Getting into Sewing Clothes
Written By: Emily L.
Edited By: Connor Fraser
Designed By: Emily L
Published By: Samantha Porte
~This is not a tutorial, nor a strict set of rules. This is simply the perspective of a beginner clothing maker sharing the journey of their first project for those interested~
As I pulled the thread taut and cut the final string, I marveled at my latest work: a black skirt which took over a month to finish. Feeling satisfied towards the clean hems and practically invisible stitchwork, I dusted off the lint and tiny yarns that had accumulated on the fabric. As I did so, my eyes wandered towards the garment that laid folded on top of a cushion in my room. I reminisced upon that time almost a year ago when I decided to pick up my first clothing project.
That is not true, I just needed some sort of relevant introduction. I was not thinking about my first project while I finished that skirt, I was thinking about how to write this very introduction.
But I did not lie about my first project starting almost a year ago. I believe the idea struck me around April of 2021, and this idea of making my own clothing was primarily inspired by the historical costuber Bernadette Banner. She does profound research into fashion history and creates many beautiful articles of clothing. She is also very conscious of her environmental impact through the way of clothing, and thus I believe is a truly good role model on how people can contribute less to pollution through their choices of clothing and fashion.
For those who are not in the know, the fashion industry is one of the largest contributors to pollution and climate change. From the mass harvesting of natural fibres, or conversely the chemically intense process of spinning artificial yarns, to the weaving process, dyeing process, manufacturing and finally the transportation expenses for garments to end up on display in a clothing store near you. With the quick-paced nature of fast fashion specifically, clothing is mass manufactured to meet a hypothetical demand, and this speed is achieved by sacrificing quality, design, ethics and the environment.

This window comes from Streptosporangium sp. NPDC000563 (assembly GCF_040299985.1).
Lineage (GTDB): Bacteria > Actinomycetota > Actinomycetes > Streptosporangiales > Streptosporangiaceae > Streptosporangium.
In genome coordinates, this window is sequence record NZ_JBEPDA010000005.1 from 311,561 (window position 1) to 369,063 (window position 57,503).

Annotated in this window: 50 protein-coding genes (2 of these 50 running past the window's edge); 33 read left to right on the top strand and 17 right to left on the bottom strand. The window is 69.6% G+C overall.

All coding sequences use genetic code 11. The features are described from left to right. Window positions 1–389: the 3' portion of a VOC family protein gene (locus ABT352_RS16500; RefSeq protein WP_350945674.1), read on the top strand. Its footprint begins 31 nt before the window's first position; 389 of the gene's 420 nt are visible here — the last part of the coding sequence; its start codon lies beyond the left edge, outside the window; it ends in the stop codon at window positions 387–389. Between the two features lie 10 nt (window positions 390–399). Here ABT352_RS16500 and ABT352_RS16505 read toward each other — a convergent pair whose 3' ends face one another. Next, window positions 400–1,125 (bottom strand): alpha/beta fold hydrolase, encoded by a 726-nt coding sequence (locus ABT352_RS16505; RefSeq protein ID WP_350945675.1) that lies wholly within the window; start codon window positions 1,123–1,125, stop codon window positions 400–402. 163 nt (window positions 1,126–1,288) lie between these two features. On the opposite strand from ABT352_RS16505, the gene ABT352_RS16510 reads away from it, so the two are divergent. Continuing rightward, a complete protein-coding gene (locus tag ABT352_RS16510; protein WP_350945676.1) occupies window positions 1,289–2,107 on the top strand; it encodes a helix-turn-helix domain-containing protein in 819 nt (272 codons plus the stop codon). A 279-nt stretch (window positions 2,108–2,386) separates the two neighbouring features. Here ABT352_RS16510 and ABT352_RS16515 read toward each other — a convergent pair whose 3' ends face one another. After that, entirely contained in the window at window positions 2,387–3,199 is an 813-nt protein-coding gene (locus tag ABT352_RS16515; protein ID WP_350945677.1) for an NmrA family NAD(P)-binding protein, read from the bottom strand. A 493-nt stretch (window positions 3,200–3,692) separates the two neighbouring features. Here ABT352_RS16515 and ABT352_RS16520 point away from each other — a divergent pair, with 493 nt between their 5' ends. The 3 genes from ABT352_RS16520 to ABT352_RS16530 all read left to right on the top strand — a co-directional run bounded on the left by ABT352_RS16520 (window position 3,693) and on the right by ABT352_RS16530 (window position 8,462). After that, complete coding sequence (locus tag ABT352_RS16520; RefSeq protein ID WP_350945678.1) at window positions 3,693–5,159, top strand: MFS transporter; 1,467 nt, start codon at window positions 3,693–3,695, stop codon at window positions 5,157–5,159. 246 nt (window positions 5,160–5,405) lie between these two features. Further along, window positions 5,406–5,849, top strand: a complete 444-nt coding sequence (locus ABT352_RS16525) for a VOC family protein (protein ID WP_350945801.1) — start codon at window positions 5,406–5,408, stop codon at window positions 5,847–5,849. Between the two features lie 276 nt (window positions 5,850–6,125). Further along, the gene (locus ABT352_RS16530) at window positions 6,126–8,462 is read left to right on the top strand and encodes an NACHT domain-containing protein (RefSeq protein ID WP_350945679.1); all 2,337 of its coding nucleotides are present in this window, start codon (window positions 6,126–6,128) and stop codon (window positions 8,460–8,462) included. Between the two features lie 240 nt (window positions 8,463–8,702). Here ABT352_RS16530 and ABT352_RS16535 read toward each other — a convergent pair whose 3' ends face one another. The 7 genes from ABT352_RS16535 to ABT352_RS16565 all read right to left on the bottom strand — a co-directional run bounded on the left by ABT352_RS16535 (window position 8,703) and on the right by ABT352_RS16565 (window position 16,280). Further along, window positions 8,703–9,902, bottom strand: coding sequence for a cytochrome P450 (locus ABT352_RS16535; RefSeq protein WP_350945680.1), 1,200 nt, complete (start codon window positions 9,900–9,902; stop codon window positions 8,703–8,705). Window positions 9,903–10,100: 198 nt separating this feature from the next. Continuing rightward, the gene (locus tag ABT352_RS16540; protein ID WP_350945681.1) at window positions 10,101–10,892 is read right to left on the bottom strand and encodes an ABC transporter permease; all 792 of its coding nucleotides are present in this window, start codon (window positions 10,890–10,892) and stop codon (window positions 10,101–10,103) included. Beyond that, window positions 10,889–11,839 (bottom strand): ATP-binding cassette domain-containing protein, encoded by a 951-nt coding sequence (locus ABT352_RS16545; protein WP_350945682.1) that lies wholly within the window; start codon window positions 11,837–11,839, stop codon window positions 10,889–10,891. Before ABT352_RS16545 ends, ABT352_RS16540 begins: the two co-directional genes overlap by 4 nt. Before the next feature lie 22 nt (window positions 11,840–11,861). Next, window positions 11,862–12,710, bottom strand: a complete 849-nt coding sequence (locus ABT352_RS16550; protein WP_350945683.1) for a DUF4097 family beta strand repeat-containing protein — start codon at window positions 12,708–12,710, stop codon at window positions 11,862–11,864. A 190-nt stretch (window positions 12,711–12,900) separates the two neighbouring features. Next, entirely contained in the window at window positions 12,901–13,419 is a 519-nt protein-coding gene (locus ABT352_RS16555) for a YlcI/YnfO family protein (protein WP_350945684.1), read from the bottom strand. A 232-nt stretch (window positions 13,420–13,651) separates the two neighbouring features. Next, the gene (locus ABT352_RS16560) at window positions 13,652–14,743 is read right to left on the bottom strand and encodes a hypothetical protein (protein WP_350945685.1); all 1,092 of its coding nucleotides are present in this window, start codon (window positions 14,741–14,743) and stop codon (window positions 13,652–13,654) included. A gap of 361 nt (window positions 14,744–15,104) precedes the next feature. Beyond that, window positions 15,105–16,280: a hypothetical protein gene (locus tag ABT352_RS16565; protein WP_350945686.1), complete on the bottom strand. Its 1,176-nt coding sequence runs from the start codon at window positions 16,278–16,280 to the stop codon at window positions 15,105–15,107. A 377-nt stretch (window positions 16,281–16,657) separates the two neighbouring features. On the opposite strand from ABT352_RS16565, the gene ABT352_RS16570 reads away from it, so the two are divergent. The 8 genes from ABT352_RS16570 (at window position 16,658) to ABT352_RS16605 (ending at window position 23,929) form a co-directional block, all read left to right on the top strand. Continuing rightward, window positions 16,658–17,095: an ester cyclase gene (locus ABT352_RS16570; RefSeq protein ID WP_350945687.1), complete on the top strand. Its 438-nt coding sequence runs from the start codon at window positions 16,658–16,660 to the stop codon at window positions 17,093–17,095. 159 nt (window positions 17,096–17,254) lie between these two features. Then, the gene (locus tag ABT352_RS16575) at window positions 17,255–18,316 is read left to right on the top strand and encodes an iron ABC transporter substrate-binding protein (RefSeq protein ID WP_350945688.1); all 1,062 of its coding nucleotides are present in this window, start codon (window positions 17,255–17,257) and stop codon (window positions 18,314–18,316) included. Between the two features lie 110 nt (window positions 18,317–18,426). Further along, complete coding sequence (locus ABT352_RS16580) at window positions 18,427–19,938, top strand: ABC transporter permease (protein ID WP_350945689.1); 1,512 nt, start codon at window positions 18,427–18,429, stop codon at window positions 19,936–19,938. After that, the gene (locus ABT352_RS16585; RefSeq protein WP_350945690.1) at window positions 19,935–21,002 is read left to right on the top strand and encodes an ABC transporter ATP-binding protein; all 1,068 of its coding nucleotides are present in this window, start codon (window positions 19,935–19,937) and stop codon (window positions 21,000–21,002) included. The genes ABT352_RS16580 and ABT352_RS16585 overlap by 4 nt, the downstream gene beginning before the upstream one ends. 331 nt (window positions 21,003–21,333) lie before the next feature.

Realistically speaking, sewing your own clothes will not completely eliminate the problem; it does cost money, an investment of time and some extra time spent learning the basics. Even then, the harvesting of raw resources up to the weaving process will still take place all the same.
However, picking up this hobby allows the hobbyist a couple more choices. We all love choices, don’t we? When you put yourself in charge of making the garment, let alone choosing the design of the garment, you are able to choose what smaller industries to support. You can choose to support natural fibres which are generally more environmentally friendly over synthetics, and you can choose to actually make well fitted and well made clothes. And since there isn’t an extra detour the fabric has to make in order to be transformed into a garment, it even saves transport fuel from being burned.
I myself had been spurred on to start the construction of my first garment; I finished it and now, along with a hanfu inspired overlayer, I have a horribly time consuming hobby that eats up my life. Gee, thanks a lot 2021 me.
And so, now I will write to you, dear reader, about the trials and tribulations I faced in my first quest. I will be narrating my every regretted life decision when making this garment along with tips and insights I can give now that I have slightly more experience in this sewing clothes business.
Now, where to start? That would probably be with the conceptualization. What is it that you want to make, and what purposes do you want it to fulfil? These are the main questions you want to focus on, and once you have brainstormed as many ideas as you care to, you can start to narrow down what type of garment would fulfil your purposes best. In my case, I had a very specific idea from the get go; as I mentioned previously, my first project was a hanfu inspired overlayer. Here is a sketch of what I initially had in mind: